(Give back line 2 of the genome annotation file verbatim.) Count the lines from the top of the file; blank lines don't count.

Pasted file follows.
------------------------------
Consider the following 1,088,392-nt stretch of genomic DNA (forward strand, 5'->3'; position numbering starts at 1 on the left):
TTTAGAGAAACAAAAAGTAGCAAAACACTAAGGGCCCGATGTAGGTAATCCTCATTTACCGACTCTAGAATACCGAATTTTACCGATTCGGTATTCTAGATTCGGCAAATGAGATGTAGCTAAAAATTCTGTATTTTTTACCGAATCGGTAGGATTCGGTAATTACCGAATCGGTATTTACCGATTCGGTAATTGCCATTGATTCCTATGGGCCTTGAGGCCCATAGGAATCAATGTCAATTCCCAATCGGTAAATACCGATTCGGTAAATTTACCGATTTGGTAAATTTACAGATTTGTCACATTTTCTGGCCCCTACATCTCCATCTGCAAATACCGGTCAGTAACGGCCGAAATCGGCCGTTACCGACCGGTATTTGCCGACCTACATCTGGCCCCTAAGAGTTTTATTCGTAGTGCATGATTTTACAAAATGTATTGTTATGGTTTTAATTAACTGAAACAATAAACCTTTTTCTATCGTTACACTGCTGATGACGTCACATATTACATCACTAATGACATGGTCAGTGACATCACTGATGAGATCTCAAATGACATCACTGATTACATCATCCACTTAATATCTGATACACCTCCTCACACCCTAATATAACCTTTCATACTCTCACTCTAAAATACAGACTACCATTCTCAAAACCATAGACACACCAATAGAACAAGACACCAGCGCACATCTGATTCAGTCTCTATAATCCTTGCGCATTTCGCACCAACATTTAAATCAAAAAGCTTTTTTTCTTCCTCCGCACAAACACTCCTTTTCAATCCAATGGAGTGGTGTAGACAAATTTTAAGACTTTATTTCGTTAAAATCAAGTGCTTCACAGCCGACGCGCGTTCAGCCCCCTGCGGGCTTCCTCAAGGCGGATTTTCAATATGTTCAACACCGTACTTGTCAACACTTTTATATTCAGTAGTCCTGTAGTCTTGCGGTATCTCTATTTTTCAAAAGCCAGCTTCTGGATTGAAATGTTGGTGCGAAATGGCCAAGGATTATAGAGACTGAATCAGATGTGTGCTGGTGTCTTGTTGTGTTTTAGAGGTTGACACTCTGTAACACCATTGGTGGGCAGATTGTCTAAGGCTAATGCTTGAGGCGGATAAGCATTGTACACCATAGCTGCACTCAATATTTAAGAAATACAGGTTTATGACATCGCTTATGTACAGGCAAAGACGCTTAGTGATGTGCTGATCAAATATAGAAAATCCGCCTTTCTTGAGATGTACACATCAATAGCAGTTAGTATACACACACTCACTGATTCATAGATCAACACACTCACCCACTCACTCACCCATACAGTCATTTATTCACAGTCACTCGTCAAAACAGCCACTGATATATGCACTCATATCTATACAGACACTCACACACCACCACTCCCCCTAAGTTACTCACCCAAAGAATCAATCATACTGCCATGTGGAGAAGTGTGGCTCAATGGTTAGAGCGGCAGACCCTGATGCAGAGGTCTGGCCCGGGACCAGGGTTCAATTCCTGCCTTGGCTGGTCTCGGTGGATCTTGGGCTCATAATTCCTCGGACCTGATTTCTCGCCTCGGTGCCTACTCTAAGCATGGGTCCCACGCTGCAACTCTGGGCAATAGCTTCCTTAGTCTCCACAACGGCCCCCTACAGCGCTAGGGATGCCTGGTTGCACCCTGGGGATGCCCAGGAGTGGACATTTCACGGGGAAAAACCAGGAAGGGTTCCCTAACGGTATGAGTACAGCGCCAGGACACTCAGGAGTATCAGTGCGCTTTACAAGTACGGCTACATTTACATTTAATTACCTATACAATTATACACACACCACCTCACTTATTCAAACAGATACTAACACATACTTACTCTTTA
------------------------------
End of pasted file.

TTTAGAGAAACAAAAAGTAGCAAAACACTAAGGGCCCGATGTAGGTAATCCTCATTTACCGACTCTAGAATACCGAATTTTACCGATTCGGTATTCTAGATTCGGCAAATGAGATGTAGCTAAAAATTCTGTATTTTTTACCGAATCGGTAGGATTCGGTAATTACCGAATCGGTATTTACCGATTCGGTAATTGCCATTGATTCCTATGGGCCTTGAGGCCCATAGGAATCAATGTCAATTCCCAATCGGTAAATACCGATTCGGTAAATTTACCGATTTGGTAAATTTACAGATTTGTCACATTTTCTGGCCCCTACATCTCCATCTGCAAATACCGGTCAGTAACGGCCGAAATCGGCCGTTACCGACCGGTATTTGCCGACCTACATCTGGCCCCTAAGAGTTTTATTCGTAGTGCATGATTTTACAAAATGTATTGTTATGGTTTTAATTAACTGAAACAATAAACCTTTTTCTATCGTTACACTGCTGATGACGTCACATATTACATCACTAATGACATGGTCAGTGACATCACTGATGAGATCTCAAATGACATCACTGATTACATCATCCACTTAATATCTGATACACCTCCTCACACCCTAATATAACCTTTCATACTCTCACTCTAAAATACAGACTACCATTCTCAAAACCATAGACACACCAATAGAACAAGACACCAGCGCACATCTGATTCAGTCTCTATAATCCTTGCGCATTTCGCACCAACATTTAAATCAAAAAGCTTTTTTTCTTCCTCCGCACAAACACTCCTTTTCAATCCAATGGAGTGGTGTAGACAAATTTTAAGACTTTATTTCGTTAAAATCAAGTGCTTCACAGCCGACGCGCGTTCAGCCCCCTGCGGGCTTCCTCAAGGCGGATTTTCAATATGTTCAACACCGTACTTGTCAACACTTTTATATTCAGTAGTCCTGTAGTCTTGCGGTATCTCTATTTTTCAAAAGCCAGCTTCTGGATTGAAATGTTGGTGCGAAATGGCCAAGGATTATAGAGACTGAATCAGATGTGTGCTGGTGTCTTGTTGTGTTTTAGAGGTTGACACTCTGTAACACCATTGGTGGGCAGATTGTCTAAGGCTAATGCTTGAGGCGGATAAGCATTGTACACCATAGCTGCACTCAATATTTAAGAAATACAGGTTTATGACATCGCTTATGTACAGGCAAAGACGCTTAGTGATGTGCTGATCAAATATAGAAAATCCGCCTTTCTTGAGATGTACACATCAATAGCAGTTAGTATACACACACTCACTGATTCATAGATCAACACACTCACCCACTCACTCACCCATACAGTCATTTATTCACAGTCACTCGTCAAAACAGCCACTGATATATGCACTCATATCTATACAGACACTCACACACCACCACTCCCCCTAAGTTACTCACCCAAAGAATCAATCATACTGCCATGTGGAGAAGTGTGGCTCAATGGTTAGAGCGGCAGACCCTGATGCAGAGGTCTGGCCCGGGACCAGGGTTCAATTCCTGCCTTGGCTGGTCTCGGTGGATCTTGGGCTCATAATTCCTCGGACCTGATTTCTCGCCTCGGTGCCTACTCTAAGCATGGGTCCCACGCTGCAACTCTGGGCAATAGCTTCCTTAGTCTCCACAACGGCCCCCTACAGCGCTAGGGATGCCTGGTTGCACCCTGGGGATGCCCAGGAGTGGACATTTCACGGGGAAAAACCAGGAAGGGTTCCCTAACGGTATGAGTACAGCGCCAGGACACTCAGGAGTATCAGTGCGCTTTACAAGTACGGCTACATTTACATTTAATTACCTATACAATTATACACACACCACCTCACTTATTCAAACAGATACTAACACATACTTACTCTTTA